An ionic bond is an electrostatic attraction between charged particles. Recall from Chapter 2 that protons, which are positive, and electrons, which are negative, are attracted to one another. Larger charged particles, which are called ions, behave analogously. In order to ionize, or become charged, an atom must gain or lose valence electrons, thereby creating an imbalance between the number of positively-charged protons and negatively-charged electrons that it contains. The ionization process will be explained in greater detail in the next section of this chapter. Cations are positively-charged ions that are most often formed when metals lose valence electrons. Non-metals gain valence electrons to form anions, which are negatively-charged ions. Metalloids are unable to gain or lose valence electrons and, therefore, cannot form ions or form an ionic bond. Ions can also exist in a polyatomic, or multi-atom, form, as will be discussed in a later section of this chapter.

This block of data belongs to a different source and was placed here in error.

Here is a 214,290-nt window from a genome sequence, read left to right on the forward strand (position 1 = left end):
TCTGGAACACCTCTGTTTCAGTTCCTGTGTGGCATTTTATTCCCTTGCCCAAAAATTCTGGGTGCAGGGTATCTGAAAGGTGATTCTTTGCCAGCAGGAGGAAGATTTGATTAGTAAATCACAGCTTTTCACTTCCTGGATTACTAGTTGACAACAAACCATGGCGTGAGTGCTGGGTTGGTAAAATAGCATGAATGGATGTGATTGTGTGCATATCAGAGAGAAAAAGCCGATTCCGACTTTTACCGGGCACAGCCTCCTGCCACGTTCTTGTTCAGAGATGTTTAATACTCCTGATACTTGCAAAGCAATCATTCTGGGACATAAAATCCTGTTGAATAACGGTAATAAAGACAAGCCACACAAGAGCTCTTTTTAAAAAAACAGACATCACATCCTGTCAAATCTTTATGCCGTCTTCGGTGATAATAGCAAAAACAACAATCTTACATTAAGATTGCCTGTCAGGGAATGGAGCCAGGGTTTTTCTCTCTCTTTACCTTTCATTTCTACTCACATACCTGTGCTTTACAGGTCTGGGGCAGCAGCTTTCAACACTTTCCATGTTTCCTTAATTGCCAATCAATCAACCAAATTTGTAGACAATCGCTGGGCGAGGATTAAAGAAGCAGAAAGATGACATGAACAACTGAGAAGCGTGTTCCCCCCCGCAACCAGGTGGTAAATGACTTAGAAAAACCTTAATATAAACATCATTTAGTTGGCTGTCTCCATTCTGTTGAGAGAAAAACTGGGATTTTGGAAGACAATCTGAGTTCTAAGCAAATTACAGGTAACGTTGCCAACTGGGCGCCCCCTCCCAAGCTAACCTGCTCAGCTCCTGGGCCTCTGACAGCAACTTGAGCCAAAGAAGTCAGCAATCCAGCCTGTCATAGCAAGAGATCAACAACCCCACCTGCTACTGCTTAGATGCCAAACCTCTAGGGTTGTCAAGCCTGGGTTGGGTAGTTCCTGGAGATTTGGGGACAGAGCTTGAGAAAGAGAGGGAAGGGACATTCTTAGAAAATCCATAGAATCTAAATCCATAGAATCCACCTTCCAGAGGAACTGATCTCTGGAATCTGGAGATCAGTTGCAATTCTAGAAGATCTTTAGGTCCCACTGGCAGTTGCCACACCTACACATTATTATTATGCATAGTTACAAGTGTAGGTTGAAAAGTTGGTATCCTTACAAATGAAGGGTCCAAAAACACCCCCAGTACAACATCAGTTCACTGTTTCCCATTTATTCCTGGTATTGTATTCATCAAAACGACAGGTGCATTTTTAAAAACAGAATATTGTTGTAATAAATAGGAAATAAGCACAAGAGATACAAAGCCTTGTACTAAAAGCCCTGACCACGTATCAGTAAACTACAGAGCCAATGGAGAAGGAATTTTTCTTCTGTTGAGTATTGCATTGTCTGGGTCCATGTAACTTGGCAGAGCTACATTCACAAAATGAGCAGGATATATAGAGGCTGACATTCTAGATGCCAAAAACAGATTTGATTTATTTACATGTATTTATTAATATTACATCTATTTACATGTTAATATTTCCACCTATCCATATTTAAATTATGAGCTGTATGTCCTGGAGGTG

An ionic bond is produced when a cation exists in close physical proximity to an anion, creating an electrostatic attractive force. Therefore, based on the information in the previous paragraph, ionic bonds can be formed by combining
- a metal, which will ionize to form a cation, and a non-metal, which will ionize to form an anion,
- a metal, which will ionize to form a cation, and a polyatomic anion,
- a polyatomic cation and a non-metal, which will ionize to form an anion, or
- a polyatomic cation and a polyatomic anion.
The next several sections of this chapter will explain how atoms ionize, as well as how the resultant ions interact to form ionic compounds, and will present the processes for determining the chemical formulas and the chemical names of these ionic compounds.